On Thursday, D.C. District Court judge Amit Mehta dismissed a defamation lawsuit that Rep. Devin Nunes (R-Calif.) brought against The Washington Post. Nunes had challenged the publication in March over a story that he alleged misrepresented an alleged conversation that he had with President Donald Trump about ex-acting Director of National Intelligence Joseph Maguire, and currently, Nunes has a separate defamation lawsuit pending against the same publication over a November story in which the Post referenced a visit to the White House that Nunes made in 2017 while serving as chairman of the House Intelligence Committee in the midst of that panel’s Russia investigation.
There’s no apparent particular indication of imminent legal success for Nunes, who’s filed over half a dozen defamation lawsuits, including a case against Twitter over parody accounts on the site going by “Devin Nunes’ Cow” and “Devin Nunes’ Mom.” Earlier this year, Judge John Marshall concluded that Twitter is “immune from the defamation claims,” observing that Nunes “seeks to have the court treat Twitter as the publisher or speaker of the content provided by others based on its allowing or not allowing certain content to be on its internet platform,” a position that the judge said that the court “refuses” to take. In other words, Marshall refused to hold Twitter legally responsible for the parody accounts.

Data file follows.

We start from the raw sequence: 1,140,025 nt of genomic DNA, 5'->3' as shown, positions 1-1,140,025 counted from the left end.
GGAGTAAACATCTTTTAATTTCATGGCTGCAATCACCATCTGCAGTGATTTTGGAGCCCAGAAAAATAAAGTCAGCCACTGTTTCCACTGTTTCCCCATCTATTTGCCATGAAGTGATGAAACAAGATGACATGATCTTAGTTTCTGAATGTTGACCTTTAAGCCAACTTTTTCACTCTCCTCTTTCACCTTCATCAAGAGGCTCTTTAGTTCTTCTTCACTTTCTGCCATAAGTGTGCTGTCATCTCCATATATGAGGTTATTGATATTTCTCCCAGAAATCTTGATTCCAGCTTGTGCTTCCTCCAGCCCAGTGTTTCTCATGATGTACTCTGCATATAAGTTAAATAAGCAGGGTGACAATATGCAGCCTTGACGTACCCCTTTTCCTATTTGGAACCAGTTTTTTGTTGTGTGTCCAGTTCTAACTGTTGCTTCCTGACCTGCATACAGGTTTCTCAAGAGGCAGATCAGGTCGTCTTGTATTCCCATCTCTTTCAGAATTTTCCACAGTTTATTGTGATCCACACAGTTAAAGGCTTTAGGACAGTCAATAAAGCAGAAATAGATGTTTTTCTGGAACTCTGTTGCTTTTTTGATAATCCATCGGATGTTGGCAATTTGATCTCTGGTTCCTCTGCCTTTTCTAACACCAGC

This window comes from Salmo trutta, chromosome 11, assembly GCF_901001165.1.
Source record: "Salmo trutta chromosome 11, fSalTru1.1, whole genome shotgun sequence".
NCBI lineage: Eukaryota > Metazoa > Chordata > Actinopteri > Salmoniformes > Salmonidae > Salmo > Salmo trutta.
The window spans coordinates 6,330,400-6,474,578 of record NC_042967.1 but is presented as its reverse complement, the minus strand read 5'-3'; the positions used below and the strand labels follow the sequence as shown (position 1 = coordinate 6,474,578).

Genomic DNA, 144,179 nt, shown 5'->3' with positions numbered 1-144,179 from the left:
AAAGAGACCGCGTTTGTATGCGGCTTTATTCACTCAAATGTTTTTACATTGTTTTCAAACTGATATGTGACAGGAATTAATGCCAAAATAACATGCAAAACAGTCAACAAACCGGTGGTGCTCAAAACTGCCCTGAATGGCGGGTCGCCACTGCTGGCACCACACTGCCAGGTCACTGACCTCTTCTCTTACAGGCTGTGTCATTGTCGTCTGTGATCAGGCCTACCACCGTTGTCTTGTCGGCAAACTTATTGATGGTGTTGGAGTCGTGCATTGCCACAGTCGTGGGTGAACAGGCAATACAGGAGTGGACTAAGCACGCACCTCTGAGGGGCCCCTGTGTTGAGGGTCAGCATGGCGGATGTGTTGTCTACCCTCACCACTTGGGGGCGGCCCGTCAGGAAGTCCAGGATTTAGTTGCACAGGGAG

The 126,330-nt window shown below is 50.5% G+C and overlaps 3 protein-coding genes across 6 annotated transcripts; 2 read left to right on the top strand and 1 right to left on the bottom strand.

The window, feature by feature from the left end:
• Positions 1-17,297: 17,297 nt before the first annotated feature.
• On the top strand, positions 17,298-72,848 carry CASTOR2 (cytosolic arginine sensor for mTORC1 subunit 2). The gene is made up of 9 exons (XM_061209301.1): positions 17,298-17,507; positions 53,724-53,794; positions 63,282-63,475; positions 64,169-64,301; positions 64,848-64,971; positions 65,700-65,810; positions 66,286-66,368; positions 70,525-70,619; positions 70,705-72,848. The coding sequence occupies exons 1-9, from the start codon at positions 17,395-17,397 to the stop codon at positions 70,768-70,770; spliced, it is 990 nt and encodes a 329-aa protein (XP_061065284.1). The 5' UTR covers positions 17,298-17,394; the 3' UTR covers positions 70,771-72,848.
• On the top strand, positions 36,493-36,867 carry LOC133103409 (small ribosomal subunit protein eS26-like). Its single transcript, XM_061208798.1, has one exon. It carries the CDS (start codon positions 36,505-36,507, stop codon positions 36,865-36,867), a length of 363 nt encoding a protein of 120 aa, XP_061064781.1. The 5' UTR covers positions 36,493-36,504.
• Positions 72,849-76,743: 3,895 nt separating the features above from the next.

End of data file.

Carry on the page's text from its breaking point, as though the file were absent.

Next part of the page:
Meanwhile, in this newly dismissed defamation case against the Post, Judge Mehta concluded that Nunes “couldn’t demonstrate the Post acted with “actual malice,” or reckless disregard for the truth, a high standard for defamation cases waged by public figures in the United States,” as Forbes explains. Nunes has an opportunity to appeal Mehta’s decision, but his team’s chosen course of action is not immediately clear. Kris Coratti, a spokesperson for The Washington Post, said that the publication is “pleased with the outcome.”
Last month, a federal judge dismissed a libel suit that the Trump campaign brought against CNN, adding to a long list of court failures for the president and his allies. Referring to the Trump team’s attempt to prove “actual malice” on the part of CNN, which is necessary for a successful claim, U.S. District Judge Michael L. Brown wrote that “most of the allegations in the complaint regarding actual malice are conclusory.” Politicized assumptions can’t take the place of actual evidence in a courtroom.